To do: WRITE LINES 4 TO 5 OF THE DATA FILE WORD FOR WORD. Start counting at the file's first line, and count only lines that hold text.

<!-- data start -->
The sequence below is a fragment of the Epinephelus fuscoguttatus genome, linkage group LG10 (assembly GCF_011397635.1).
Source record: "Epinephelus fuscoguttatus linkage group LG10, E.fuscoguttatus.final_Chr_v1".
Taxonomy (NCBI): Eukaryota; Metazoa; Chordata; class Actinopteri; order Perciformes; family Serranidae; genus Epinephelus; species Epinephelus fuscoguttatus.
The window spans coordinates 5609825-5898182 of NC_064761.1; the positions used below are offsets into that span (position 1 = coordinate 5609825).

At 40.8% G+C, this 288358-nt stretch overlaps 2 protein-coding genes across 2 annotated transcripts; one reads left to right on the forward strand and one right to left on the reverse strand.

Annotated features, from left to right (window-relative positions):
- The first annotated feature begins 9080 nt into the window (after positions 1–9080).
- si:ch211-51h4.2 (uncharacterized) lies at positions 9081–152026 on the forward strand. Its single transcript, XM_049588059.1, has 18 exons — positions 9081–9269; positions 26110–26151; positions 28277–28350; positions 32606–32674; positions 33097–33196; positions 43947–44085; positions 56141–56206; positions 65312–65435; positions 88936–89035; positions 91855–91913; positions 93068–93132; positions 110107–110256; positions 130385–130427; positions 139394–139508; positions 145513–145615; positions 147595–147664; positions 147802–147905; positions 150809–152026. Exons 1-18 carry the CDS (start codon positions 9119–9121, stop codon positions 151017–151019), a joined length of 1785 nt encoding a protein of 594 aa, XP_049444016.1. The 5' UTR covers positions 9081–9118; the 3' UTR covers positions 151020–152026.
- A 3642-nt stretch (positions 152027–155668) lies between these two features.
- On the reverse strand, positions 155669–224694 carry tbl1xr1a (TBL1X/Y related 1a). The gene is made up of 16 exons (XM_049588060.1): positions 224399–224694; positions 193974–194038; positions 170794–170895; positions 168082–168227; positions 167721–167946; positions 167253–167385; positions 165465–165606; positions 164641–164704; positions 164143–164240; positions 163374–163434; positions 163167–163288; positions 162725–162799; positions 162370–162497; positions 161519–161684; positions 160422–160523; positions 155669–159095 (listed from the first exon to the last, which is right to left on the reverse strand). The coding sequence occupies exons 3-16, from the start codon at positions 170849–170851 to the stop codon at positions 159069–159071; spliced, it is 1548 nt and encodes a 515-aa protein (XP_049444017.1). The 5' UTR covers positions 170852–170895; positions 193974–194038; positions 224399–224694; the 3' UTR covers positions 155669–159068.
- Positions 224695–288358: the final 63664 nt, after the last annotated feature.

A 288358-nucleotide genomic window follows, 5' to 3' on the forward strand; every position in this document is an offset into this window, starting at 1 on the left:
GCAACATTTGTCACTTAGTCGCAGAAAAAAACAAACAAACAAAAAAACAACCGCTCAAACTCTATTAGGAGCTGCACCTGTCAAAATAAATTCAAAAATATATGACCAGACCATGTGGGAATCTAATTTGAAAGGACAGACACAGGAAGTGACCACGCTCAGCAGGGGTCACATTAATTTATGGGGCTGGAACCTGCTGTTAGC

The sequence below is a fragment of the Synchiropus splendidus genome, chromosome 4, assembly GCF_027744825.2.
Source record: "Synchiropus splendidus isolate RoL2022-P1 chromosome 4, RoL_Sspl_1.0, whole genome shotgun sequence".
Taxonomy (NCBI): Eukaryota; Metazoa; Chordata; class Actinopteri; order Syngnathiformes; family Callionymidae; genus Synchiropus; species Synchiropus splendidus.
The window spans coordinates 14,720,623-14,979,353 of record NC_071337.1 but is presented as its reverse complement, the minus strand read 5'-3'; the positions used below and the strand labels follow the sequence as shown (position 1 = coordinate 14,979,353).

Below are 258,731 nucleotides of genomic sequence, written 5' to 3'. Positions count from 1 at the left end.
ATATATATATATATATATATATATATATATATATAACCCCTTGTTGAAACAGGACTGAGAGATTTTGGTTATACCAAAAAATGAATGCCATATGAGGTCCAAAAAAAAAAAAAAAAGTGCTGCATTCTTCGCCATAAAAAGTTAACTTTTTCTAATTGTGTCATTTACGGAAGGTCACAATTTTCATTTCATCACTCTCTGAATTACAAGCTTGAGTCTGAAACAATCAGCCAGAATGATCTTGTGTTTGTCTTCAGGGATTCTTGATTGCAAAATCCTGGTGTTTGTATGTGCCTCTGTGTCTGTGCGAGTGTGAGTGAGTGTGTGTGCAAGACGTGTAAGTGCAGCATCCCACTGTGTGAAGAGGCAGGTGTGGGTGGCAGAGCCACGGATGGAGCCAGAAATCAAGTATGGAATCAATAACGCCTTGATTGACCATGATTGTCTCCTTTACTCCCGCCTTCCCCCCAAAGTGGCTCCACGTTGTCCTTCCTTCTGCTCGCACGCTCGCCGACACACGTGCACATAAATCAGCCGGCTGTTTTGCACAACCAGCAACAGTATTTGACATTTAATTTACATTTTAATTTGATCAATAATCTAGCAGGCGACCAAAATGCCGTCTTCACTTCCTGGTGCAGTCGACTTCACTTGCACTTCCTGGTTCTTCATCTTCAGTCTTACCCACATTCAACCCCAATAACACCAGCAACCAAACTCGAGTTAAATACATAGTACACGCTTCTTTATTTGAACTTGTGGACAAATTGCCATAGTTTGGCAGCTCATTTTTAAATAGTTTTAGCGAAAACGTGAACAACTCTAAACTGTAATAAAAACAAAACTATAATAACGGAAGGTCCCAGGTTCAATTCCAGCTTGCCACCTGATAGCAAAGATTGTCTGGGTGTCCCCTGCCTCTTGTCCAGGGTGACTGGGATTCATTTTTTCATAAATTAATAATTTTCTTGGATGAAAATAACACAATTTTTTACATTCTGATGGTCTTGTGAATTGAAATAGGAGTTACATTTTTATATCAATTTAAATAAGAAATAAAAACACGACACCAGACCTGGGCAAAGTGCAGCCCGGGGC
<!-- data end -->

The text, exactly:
The window spans coordinates 5609825-5898182 of NC_064761.1; the positions used below are offsets into that span (position 1 = coordinate 5609825).

At 40.8% G+C, this 288358-nt stretch overlaps 2 protein-coding genes across 2 annotated transcripts; one reads left to right on the forward strand and one right to left on the reverse strand.